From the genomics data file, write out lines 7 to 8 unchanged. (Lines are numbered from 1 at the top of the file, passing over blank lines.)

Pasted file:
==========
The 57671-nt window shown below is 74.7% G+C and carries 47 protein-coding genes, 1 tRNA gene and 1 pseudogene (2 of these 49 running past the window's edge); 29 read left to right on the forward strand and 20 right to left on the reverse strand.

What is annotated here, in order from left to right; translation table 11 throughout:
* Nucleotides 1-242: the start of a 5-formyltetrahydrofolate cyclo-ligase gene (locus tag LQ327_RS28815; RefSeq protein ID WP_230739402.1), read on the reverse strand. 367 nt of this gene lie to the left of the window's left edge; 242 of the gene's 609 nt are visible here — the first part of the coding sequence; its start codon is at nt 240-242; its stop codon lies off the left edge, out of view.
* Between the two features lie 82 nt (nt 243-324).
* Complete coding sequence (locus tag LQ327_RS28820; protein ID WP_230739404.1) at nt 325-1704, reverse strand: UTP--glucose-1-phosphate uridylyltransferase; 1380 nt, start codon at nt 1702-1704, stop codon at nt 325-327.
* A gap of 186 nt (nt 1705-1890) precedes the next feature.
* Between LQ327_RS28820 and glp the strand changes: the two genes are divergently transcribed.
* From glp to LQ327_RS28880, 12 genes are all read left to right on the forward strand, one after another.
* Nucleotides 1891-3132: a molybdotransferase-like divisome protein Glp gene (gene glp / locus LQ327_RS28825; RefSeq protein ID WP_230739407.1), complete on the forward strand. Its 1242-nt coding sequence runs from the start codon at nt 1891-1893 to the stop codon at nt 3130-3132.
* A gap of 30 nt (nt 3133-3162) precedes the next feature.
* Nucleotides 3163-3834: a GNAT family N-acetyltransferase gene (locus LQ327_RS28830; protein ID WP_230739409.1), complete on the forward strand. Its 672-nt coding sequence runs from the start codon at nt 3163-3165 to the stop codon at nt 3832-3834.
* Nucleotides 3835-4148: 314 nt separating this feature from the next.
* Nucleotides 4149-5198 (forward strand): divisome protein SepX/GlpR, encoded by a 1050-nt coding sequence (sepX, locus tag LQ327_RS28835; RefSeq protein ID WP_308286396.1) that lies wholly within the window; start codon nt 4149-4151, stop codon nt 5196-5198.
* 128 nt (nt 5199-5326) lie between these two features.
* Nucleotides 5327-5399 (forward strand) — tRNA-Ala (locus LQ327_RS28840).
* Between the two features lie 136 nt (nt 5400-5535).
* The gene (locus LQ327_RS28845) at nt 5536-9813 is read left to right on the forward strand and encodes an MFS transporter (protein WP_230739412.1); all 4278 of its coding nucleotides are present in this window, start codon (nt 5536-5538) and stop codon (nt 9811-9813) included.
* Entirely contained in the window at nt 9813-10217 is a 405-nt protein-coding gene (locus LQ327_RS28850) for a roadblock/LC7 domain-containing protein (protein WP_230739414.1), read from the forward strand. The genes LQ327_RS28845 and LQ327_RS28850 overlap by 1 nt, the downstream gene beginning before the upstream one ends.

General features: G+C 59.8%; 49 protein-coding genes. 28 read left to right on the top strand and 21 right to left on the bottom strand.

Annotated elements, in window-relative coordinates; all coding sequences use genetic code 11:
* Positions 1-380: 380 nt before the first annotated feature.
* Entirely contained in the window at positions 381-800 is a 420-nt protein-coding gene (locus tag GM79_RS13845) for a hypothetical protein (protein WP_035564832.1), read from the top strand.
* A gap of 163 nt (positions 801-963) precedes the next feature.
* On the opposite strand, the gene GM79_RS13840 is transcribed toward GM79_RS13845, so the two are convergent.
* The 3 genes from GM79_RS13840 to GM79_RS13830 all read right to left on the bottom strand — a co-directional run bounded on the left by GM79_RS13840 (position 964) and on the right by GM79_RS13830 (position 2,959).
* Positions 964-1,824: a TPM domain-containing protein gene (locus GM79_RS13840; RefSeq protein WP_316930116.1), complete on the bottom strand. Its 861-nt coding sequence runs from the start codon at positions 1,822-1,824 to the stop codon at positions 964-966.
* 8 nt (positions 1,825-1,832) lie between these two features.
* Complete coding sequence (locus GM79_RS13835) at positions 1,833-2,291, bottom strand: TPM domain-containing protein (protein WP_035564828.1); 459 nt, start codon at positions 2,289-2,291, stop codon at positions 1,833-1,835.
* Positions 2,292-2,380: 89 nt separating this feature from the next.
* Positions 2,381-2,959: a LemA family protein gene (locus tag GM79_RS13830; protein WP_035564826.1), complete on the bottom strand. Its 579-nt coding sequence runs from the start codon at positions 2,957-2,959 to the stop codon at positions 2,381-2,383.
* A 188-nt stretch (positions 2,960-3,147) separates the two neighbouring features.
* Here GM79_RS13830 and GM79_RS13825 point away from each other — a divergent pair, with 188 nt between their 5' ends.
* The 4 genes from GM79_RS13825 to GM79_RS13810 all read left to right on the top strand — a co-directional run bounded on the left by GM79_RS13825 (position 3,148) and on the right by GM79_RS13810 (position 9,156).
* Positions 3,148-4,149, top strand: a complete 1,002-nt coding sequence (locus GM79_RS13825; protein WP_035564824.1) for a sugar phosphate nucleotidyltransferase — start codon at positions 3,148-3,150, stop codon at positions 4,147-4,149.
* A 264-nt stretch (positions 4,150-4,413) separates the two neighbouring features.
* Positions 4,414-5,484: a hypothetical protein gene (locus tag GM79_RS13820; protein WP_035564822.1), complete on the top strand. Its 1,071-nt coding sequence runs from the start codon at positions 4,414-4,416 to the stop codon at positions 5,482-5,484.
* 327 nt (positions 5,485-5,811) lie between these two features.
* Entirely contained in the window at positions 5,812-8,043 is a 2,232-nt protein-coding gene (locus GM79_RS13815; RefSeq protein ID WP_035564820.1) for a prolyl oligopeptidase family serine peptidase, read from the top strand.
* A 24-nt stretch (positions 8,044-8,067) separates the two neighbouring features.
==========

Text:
* Between LQ327_RS28820 and glp the strand changes: the two genes are divergently transcribed.
* From glp to LQ327_RS28880, 12 genes are all read left to right on the forward strand, one after another.